Strictly speaking, I already did an eBike race at Sea Otter this year, but it was very relaxed. It was great fun and I hope the organisers do the race again, but it was not exactly serious. There were people in fancy dress costumes. There were several bananas, a carrot and a Yeti in the race. There were hecklers all around the easy XC track. The SOC race was like a kids sports day event. My 6-year-old could have easily ridden the track at SOC, on a hard tail, with back pedal brakes. Not to say that’s bad, only that it was an easy track.
The race we did last weekend was intense, to say the least. It was major league. Anybody dressed as a banana would have probably crashed and died. The eMTB race at Leogang saw us riding exactly the same course as the Specialized-SRAM World Enduro racers. It was expert level only. It was essentially 5 trails down the same mountain that the Leogang World cup Downhill event takes place on except that most of the Enduro track was significantly less prepared, rougher, narrower, and twistier than the WorldCup DH track. It was at times, after riding for close to 30 years, some of the hardest Mountain biking I have ever done, let alone the hardest eBiking.
It rained a lot before and during the event, making the steep trails super muddy and there were slippery roots everywhere. The longest of the 5 segments we rode was a non-stop 12 minute white knuckle ride down from 2096m. A large part of the trail would have been pretty much un-walkable. The key was to look as far ahead as you could and try to spot the next place you might be able to find some semblance of traction amongst the roots and rocks to try and slow down. I would like to think I was reasonably fit at the moment, but by the end of the section my legs were cramping, my arms were pumped up and my hands felt like they had been placed in a clamp. It was up there with riding Romaniacs for how exhausted I felt after 2 days, 104km and 7000+ m of elevation. I also consider myself a good-ish rider, but I was really at the limit of being able to ride the track. I had about 5 crashes over the 2 days.
The Haibike AllMtn PRO I have at the moment is an absolutely superb bike, and up until this weekend It had tackled everything I ever threw at it with perfect composure, but at Leogang it felt like I took a knife to a gun fight. It’s a trail bike and what was needed was a Downhill bike or an enduro bike. Either a Haibike NDURO or even better the Dwnhll would have been perfect. A few degrees of head angle make a big difference at race pace. The ideal bike would have had a slack head angle and longer travel. I was really struggling to not go over the bars on the Haibike AllMtn with it’s fairly steep 68 degree head angle, and with 150mm of travel, I felt like I was riding a hard-tail most of the time on those trails! I didn’t exactly help myself either as I forgot to unlock my shock on the first segment, but that’s another story! Anyway, it was still great on some of the less steep sections and it’s still one of the most versatile bikes I have ever ridden, just not the ideal choice for the steep Mountains of Leogang. My buddy Benny I entered the race with was totally stoked with his slacker Haibike 180mm NDURO.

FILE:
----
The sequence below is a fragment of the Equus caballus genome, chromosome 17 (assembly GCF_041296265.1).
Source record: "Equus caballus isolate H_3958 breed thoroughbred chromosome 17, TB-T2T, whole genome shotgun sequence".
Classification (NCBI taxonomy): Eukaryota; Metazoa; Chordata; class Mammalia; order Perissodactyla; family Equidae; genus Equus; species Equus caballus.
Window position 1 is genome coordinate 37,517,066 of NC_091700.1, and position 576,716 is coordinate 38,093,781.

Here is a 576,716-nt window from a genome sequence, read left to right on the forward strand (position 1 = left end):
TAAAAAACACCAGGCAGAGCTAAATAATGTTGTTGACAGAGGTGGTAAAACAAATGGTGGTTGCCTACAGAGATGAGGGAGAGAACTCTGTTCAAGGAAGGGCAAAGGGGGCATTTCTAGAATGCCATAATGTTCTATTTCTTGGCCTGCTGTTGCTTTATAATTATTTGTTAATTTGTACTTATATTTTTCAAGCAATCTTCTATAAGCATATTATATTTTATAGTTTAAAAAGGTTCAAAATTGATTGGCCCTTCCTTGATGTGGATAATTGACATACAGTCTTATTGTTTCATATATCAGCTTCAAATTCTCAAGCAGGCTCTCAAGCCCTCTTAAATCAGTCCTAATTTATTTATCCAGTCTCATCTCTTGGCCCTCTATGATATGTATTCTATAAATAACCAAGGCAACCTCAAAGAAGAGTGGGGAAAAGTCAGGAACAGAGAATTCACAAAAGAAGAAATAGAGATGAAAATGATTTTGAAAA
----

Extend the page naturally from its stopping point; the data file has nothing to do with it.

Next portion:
This was a test eBike event, to see if it would be repeated at future UCI Enduro races. The problem was that nothing special was organised for eBikes. We were simply stuck into the existing traditional Enduro race format. There was no advantage to being on an eBike, other than the fact that we rode the entire track, which certainly made for a more enjoyable experience overall but the sections where we pedalled and others walked were not timed. As we pedalled our eBikes past the regular racers who were pushing up the super steep sections that even the pro’s had zero chance of riding, we received the usual ‘Cheater’ comments, but it seemed so ridiculous I had to laugh. For one because we were riding the whole course whilst they were casually pushing up, and secondly, because it was bloody hard work pedalling up hills that steep anyway!! My lungs and legs were exploding as I huffed and puffed past the pro’s pushing their bikes. It was impossible without a motor but even with a motor, we were on the limits of traction and of what we could ride up with the pedal assistance. It was arguably more tiring charging up such steep trails on an eBike than slowly pushing a 12kg regular bicycle! Maybe they were the ones cheating by walking. ha!
Photos by B.Turck during the easy transfer sections!
Ironically the un-timed transfer sections were where the eBikes really shined. On an eBike you can ride things you have no chance to ride on a normal bicycle. There were some nice technical uphill woods sections that would have been perfect as eBike segments. Riding the timed downhill segments we had no real advantages being on 22kg bikes. Personally, I really like the stability eBikes offer when riding downhill, and If I had been on the slack 200mm XDURO DH I would have absolutely smashed the times I set on the AllMtn, but a traditional bicycle would have also been fine. Maybe less tiring even.